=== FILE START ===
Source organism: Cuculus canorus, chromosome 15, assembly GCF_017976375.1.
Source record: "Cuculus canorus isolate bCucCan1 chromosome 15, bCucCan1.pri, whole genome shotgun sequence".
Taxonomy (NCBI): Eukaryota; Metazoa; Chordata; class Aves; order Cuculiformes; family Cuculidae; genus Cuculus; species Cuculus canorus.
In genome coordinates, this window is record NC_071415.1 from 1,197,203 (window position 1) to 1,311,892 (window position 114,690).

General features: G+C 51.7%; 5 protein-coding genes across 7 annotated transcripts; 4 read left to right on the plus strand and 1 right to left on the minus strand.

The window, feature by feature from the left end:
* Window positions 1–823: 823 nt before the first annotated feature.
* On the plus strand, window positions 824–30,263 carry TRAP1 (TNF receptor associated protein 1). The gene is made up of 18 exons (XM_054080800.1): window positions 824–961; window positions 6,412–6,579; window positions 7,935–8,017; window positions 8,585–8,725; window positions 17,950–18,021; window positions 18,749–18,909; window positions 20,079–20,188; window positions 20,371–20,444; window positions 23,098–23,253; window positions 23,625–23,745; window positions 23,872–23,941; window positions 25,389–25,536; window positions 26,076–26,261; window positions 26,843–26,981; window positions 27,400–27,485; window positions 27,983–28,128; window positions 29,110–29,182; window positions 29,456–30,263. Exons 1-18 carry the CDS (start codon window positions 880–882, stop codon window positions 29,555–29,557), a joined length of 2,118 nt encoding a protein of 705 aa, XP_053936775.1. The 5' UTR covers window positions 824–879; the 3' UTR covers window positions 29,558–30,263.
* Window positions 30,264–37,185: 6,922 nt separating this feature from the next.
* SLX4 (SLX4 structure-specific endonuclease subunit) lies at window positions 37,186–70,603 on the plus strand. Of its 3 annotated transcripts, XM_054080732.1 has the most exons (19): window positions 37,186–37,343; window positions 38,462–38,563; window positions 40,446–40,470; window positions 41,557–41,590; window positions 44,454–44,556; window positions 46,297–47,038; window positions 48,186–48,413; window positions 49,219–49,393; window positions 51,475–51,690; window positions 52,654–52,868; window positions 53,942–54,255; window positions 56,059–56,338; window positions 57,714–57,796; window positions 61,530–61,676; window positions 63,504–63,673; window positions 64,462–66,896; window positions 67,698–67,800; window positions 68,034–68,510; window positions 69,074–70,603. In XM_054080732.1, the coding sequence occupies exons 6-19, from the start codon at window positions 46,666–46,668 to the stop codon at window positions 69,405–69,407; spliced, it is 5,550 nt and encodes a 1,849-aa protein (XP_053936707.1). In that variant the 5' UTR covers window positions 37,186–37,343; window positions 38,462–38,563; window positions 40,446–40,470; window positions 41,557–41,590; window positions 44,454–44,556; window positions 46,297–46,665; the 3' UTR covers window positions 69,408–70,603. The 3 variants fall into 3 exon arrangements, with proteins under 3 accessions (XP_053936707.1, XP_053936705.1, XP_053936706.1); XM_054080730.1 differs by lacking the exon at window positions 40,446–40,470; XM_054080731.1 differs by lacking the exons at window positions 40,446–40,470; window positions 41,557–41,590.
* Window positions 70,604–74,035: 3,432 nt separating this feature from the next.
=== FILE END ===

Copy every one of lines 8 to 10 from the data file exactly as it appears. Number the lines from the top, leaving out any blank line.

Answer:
* On the plus strand, window positions 824–30,263 carry TRAP1 (TNF receptor associated protein 1). The gene is made up of 18 exons (XM_054080800.1): window positions 824–961; window positions 6,412–6,579; window positions 7,935–8,017; window positions 8,585–8,725; window positions 17,950–18,021; window positions 18,749–18,909; window positions 20,079–20,188; window positions 20,371–20,444; window positions 23,098–23,253; window positions 23,625–23,745; window positions 23,872–23,941; window positions 25,389–25,536; window positions 26,076–26,261; window positions 26,843–26,981; window positions 27,400–27,485; window positions 27,983–28,128; window positions 29,110–29,182; window positions 29,456–30,263. Exons 1-18 carry the CDS (start codon window positions 880–882, stop codon window positions 29,555–29,557), a joined length of 2,118 nt encoding a protein of 705 aa, XP_053936775.1. The 5' UTR covers window positions 824–879; the 3' UTR covers window positions 29,558–30,263.
* Window positions 30,264–37,185: 6,922 nt separating this feature from the next.
* SLX4 (SLX4 structure-specific endonuclease subunit) lies at window positions 37,186–70,603 on the plus strand. Of its 3 annotated transcripts, XM_054080732.1 has the most exons (19): window positions 37,186–37,343; window positions 38,462–38,563; window positions 40,446–40,470; window positions 41,557–41,590; window positions 44,454–44,556; window positions 46,297–47,038; window positions 48,186–48,413; window positions 49,219–49,393; window positions 51,475–51,690; window positions 52,654–52,868; window positions 53,942–54,255; window positions 56,059–56,338; window positions 57,714–57,796; window positions 61,530–61,676; window positions 63,504–63,673; window positions 64,462–66,896; window positions 67,698–67,800; window positions 68,034–68,510; window positions 69,074–70,603. In XM_054080732.1, the coding sequence occupies exons 6-19, from the start codon at window positions 46,666–46,668 to the stop codon at window positions 69,405–69,407; spliced, it is 5,550 nt and encodes a 1,849-aa protein (XP_053936707.1). In that variant the 5' UTR covers window positions 37,186–37,343; window positions 38,462–38,563; window positions 40,446–40,470; window positions 41,557–41,590; window positions 44,454–44,556; window positions 46,297–46,665; the 3' UTR covers window positions 69,408–70,603. The 3 variants fall into 3 exon arrangements, with proteins under 3 accessions (XP_053936707.1, XP_053936705.1, XP_053936706.1); XM_054080730.1 differs by lacking the exon at window positions 40,446–40,470; XM_054080731.1 differs by lacking the exons at window positions 40,446–40,470; window positions 41,557–41,590.